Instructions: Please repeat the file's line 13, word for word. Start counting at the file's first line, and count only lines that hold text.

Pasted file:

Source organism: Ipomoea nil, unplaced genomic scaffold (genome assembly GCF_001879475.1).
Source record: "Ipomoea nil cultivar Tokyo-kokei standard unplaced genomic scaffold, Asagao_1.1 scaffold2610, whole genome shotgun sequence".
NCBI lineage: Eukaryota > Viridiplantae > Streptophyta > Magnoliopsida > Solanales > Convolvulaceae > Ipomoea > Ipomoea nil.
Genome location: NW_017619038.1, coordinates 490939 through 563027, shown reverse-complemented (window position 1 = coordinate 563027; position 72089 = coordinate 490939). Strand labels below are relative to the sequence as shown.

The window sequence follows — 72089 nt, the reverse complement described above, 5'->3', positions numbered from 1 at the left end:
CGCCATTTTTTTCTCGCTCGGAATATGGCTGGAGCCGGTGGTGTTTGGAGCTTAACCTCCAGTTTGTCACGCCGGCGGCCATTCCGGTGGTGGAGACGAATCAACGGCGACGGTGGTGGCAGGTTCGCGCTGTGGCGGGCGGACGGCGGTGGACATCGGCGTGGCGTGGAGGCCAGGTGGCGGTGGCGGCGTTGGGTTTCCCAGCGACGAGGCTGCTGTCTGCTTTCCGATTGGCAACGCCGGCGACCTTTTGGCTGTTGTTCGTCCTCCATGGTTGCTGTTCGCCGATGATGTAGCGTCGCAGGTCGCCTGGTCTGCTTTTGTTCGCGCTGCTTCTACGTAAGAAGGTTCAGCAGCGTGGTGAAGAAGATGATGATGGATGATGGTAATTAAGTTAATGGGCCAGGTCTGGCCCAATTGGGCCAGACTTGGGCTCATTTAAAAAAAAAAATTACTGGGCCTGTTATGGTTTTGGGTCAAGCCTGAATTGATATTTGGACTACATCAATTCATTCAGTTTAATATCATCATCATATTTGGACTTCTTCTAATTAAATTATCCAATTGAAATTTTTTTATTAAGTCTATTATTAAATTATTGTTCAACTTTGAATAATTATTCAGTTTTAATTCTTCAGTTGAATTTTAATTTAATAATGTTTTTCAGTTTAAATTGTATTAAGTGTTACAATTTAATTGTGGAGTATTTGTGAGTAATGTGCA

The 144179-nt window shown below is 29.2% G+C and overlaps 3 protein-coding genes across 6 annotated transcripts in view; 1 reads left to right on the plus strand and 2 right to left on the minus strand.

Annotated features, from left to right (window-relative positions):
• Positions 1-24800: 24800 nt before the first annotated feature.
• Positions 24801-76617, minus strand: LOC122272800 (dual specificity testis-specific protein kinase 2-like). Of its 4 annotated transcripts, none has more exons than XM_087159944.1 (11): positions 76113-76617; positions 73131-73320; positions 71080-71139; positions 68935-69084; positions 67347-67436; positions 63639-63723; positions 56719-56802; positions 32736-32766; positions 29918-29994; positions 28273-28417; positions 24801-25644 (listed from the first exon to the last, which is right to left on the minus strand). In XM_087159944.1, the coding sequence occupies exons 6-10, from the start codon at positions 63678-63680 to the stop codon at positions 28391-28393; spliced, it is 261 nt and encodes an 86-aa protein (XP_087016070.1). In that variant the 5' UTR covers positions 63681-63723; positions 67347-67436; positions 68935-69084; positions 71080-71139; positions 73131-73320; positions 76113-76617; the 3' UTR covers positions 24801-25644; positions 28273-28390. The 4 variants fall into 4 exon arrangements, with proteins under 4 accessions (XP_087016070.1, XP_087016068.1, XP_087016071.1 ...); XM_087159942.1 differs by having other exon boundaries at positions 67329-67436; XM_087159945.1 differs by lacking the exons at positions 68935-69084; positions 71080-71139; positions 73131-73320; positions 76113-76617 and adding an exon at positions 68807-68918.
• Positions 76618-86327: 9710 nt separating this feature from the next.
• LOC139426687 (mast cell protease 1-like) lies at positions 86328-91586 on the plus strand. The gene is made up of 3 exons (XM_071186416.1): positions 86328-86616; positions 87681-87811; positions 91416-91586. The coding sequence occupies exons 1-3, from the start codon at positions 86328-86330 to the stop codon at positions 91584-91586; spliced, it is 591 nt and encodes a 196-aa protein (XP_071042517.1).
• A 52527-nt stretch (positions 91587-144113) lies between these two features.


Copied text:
• A 52527-nt stretch (positions 91587-144113) lies between these two features.